MARTHA'S VINEYARD, an island off the southwestern coast of Cape Cod, Massachusetts, was visited by Giovanni de Verrazano, Samuel de Champlain, and possibly Norse explorers. The island was given its name in 1602 by Bartholomew Gosnold. It was bought in 1641 by Thomas Mayhew, an English merchant who also acquired the rights of government. The first settlement was founded at Edgartown within a year. The Mayhew family held manors and offices for life until the American Revolution put an end to hereditary pretensions. Formerly an important whaling center, since the mid-nineteenth century Martha's Vineyard has been a well-known summer resort.
Banks, Charles Edward. The History of Martha's Vineyard. Dukes County, Mass.: Dukes County Historical Society, 1966. 3 vols. The original edition was published in 1911–1925.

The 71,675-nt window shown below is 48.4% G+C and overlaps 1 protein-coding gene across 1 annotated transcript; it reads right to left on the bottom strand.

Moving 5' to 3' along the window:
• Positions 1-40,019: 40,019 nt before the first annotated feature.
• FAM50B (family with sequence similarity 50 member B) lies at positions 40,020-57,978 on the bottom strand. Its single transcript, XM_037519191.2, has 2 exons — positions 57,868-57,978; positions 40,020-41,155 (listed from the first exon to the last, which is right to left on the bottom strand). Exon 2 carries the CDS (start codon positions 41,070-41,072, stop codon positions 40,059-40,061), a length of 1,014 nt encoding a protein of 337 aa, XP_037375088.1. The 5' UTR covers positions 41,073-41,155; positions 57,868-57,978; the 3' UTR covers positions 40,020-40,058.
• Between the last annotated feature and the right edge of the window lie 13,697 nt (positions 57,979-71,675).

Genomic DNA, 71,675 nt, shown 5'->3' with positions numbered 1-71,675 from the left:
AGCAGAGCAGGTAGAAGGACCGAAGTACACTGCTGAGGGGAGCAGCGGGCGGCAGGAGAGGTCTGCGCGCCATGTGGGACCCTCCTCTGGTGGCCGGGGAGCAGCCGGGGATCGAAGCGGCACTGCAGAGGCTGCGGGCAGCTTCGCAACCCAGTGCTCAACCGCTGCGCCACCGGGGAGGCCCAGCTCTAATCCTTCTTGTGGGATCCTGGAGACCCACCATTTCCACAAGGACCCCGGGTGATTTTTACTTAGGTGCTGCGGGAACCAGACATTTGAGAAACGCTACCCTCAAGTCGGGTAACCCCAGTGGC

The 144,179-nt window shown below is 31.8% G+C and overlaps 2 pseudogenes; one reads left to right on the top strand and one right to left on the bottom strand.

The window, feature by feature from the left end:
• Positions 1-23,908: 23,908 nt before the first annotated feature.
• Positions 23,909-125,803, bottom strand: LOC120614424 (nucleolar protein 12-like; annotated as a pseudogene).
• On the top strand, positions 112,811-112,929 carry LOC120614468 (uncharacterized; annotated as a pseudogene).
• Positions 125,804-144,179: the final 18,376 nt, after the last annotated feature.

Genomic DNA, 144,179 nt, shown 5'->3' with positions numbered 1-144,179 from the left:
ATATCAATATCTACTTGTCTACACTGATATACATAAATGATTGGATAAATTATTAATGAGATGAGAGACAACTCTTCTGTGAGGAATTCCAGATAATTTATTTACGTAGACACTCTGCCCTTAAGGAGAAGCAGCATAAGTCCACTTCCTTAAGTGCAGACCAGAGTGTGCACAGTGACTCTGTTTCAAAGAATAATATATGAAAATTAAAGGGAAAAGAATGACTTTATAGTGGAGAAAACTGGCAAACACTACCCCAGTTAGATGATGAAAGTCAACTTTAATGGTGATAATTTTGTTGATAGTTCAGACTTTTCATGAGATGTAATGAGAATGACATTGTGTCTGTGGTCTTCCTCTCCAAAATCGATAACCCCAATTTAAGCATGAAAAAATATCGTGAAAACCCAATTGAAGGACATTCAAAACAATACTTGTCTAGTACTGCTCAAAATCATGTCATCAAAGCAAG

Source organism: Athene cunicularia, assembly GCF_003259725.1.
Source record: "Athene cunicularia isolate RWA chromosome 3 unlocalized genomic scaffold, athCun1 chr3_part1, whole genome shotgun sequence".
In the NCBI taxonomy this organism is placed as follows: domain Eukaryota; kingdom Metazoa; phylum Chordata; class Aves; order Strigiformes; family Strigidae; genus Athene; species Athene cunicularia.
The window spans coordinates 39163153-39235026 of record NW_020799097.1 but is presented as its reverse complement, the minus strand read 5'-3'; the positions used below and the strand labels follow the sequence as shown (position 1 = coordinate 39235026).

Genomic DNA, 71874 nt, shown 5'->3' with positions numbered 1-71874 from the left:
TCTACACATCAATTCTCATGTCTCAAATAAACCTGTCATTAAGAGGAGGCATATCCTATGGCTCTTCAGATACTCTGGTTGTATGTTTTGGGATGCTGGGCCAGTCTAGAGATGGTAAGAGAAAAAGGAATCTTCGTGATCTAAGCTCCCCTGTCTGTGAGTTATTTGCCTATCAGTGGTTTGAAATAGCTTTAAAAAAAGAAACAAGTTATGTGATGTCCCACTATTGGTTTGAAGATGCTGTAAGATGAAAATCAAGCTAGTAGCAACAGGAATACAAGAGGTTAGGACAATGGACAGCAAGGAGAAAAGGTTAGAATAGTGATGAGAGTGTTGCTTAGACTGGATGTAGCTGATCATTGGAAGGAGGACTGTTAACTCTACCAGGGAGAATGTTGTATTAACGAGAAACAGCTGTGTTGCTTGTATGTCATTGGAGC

Hare, Lloyd Custer Mayhew. Thomas Mayhew, Patriarch to theIndians (1593–1682): The Life of the Worshipful Governor and Chief Magistrate of the Island of Martha's Vineyard. New York, London: D. Appleton, 1932.
Railton, Arthur R. Martha's Vineyard Historical Society's WalkingTour of Historic Edgartown, Including a Brief History from 1602: Rare Old Photographs, Maps, Facts, and Legends About its Oldest Buildings. Edgartown, MA: The Society, 1998.
Lloyd C. M.Hare
See alsoMassachusetts .